A Brief History Of The Piano

If you are going to be playing the piano, it is recommended that you know a bit about the history of the piano. The history of the piano will help you understand the makeup of the instrument and give you a better understanding of the workings of the piano. The history of the piano can be dated back to the year 1700.

The Invention Of The Piano

The invention of the piano has been credited to Bartolomeo Cristofori of Padua in Italy. He was employed by the Grand Prince of Tuscany as the Keeper of the Instruments. Cristofori was an expert harpsichord maker which ensured that he was well acquainted with the body of a keyboard instrument.

It was the knowledge of the harpsichord that allowed Cristofori to create the first piano. It is important to note that there is no clear date on when the first piano was built, but an inventory by the Medici family indicates that there was a piano in their home by the year 1700. There is another document that dates the creation of the piano at 1698.

There are 3 Cristofori pianos which have survived until now and they are all dated from the 1720s. The instrument was originally called “un cimbalo di cipresso di piano e forte” which translates to a keyboard of cypress with soft and loud. This long name was shortened to a pianoforte which simply means loud and soft.

It is believed that the piano was created by Cristofori to overcome the limitations of the harpsichord. The harpsichord was a plucked string instrument which means that it is impossible to create louder and softer notes. The makeup of the piano allows the notes to be played at different volumes.

The Early Pianoforte

It is important to note that Cristofori’s new instrument remained largely unknown for a number of years. It was only in 1711 when an Italian writer, Scipione Maffei, write an article about the instrument. The article had a diagram of the instrument mechanism which was later translated into German and then widely distributed.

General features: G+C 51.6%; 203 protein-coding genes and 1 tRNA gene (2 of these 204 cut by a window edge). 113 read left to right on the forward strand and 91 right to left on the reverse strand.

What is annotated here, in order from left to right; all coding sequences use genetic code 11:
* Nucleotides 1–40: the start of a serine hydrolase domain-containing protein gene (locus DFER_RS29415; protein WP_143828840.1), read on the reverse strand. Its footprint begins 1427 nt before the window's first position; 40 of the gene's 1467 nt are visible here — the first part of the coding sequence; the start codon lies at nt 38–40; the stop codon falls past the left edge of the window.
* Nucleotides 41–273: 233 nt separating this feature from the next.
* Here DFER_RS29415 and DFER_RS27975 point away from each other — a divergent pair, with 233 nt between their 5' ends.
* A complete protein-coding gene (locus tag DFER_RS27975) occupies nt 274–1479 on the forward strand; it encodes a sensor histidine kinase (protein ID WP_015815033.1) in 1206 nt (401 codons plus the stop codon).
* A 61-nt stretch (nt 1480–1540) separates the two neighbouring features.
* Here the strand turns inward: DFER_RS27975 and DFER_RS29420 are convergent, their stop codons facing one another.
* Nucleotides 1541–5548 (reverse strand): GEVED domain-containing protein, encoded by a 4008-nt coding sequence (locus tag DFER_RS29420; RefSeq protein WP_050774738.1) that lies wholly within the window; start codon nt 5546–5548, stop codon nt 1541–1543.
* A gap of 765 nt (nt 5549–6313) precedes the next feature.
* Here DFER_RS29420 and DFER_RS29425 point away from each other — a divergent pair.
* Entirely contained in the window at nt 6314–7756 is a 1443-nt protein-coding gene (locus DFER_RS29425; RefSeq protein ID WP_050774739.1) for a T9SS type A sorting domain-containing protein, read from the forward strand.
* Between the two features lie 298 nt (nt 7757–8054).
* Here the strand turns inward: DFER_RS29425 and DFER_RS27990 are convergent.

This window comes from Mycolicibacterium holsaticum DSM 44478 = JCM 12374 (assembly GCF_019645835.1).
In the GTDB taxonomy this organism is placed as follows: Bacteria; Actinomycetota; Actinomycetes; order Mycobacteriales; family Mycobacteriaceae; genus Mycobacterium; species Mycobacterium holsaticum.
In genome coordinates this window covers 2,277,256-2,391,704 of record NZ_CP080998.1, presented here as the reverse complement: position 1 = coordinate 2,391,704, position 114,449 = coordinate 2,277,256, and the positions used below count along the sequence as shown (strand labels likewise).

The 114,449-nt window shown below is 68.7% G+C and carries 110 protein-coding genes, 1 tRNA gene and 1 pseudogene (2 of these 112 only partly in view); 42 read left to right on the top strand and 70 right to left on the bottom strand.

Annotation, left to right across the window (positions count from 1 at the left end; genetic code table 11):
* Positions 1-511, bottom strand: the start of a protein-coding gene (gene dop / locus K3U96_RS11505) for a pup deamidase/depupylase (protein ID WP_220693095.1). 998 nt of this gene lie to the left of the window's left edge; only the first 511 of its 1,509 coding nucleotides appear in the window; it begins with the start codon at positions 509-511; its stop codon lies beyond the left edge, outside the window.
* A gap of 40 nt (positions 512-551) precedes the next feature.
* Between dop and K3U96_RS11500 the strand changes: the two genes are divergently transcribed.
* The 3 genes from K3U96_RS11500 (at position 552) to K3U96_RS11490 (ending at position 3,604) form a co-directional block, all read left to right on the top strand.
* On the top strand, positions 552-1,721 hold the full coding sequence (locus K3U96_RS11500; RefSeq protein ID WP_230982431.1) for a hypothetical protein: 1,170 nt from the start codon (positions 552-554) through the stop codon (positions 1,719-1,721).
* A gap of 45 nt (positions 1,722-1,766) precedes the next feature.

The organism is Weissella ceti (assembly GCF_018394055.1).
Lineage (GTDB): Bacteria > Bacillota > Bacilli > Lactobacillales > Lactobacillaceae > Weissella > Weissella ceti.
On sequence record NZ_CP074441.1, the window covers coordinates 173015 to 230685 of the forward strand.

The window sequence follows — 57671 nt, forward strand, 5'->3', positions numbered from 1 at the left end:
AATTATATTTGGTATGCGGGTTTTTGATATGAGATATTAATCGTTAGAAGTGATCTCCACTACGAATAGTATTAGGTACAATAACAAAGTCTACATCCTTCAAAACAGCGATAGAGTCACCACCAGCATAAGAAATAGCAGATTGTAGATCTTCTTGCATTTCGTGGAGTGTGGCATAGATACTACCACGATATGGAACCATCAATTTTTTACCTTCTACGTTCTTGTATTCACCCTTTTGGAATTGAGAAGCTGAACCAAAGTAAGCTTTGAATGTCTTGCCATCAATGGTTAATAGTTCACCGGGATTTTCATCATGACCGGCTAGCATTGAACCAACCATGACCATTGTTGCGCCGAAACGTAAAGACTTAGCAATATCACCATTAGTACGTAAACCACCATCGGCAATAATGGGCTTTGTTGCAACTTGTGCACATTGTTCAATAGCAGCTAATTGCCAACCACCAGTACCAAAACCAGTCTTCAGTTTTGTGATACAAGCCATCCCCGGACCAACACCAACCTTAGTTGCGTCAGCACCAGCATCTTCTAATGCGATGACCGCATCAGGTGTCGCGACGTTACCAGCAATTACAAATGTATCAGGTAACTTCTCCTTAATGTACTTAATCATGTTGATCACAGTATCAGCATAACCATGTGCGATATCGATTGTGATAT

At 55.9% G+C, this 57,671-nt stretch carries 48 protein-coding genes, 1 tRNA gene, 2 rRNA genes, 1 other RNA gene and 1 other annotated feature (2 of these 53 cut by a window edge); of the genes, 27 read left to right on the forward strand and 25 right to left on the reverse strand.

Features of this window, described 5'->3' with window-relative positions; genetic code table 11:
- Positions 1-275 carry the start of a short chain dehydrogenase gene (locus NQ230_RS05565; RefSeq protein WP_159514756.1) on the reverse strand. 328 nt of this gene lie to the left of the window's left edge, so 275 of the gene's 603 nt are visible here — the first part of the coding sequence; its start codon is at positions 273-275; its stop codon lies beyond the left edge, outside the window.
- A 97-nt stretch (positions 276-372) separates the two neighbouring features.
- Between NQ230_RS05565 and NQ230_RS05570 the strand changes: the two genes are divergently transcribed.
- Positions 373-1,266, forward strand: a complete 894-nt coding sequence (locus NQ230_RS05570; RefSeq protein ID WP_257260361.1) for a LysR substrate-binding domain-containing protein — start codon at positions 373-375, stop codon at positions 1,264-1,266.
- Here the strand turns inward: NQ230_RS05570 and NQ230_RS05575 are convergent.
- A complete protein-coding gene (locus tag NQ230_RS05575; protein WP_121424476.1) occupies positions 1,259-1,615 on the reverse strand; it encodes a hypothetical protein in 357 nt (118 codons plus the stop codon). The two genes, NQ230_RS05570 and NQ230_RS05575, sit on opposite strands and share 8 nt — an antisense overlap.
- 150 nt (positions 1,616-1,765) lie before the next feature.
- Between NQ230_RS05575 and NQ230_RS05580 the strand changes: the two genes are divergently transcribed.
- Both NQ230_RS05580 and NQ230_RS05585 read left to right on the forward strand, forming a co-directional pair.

The early adaptors of the pianoforte used this article as the basis of their designs. One of the builders on the early pianoforte was Gottfried Silbermann who was better known as a master organ builder. The pianos that Silbermann made were near identical copies of the ones made by Cristofori with a single, but very important addition.

The addition made by Silbermann was the precursor to the modern sustain pedal. This pedal is able to lift all the dampers from the strings at the same time which allows the player to sustain notes after their fingers have left the keys. This invention allows players to play a loud chord on the piano with both hands, sustain the chord and relocate their hands to a different section of the piano.

In the 1730s, Silbermann showed one of his instruments to Johann Sebastian Bach, but Bach did not approve of the instrument stating that the high notes were too soft. This seems to have been rectified as later pianos from Silbermann were approved by Bach who acted as an agent for the pianos.

The piano flourished in the late 18th century, particularly in the Viennese school. The Viennese-style piano is made with a wooden frame and 2 strings per note. The hammer in the piano is leather covered and many of them had coloring that is opposite to the modern piano.

The Modern Piano

Between 1790 and 1860, the early pianoforte underwent a number of changes that lead to the modern piano that is used today. These changes were in response to the preference of pianists for more sustained and powerful sounds. The industrial revolution also increased the quality of the piano strings which could be produced and allowed makers to produce massive iron frames for the piano strings.

The firm Broadwood is accredited with much of these early technological progress. This company created the original grand piano as we know it today and by 1777 they had a reputation for power and splendor. The company was also the first to build a piano that had a range of more than 5 octaves.

The Viennese piano makers followed these trends, but the two schools of piano making still differed. The Broadwood pianos used a more robust action when played while the Viennese pianos were more sensitive.

By the 1820s, Paris had become the center of piano making and innovation. In 1821, the double escapement action was created by Sebastian Erard. This action allowed for the rapid playing of repeated notes which is a musical device that has been exploited by a number of pianists. There are other improvements which were made around this time including the use of felt hammers instead of a leather or cotton covered hammer.



The History of the Piano

History of the Piano



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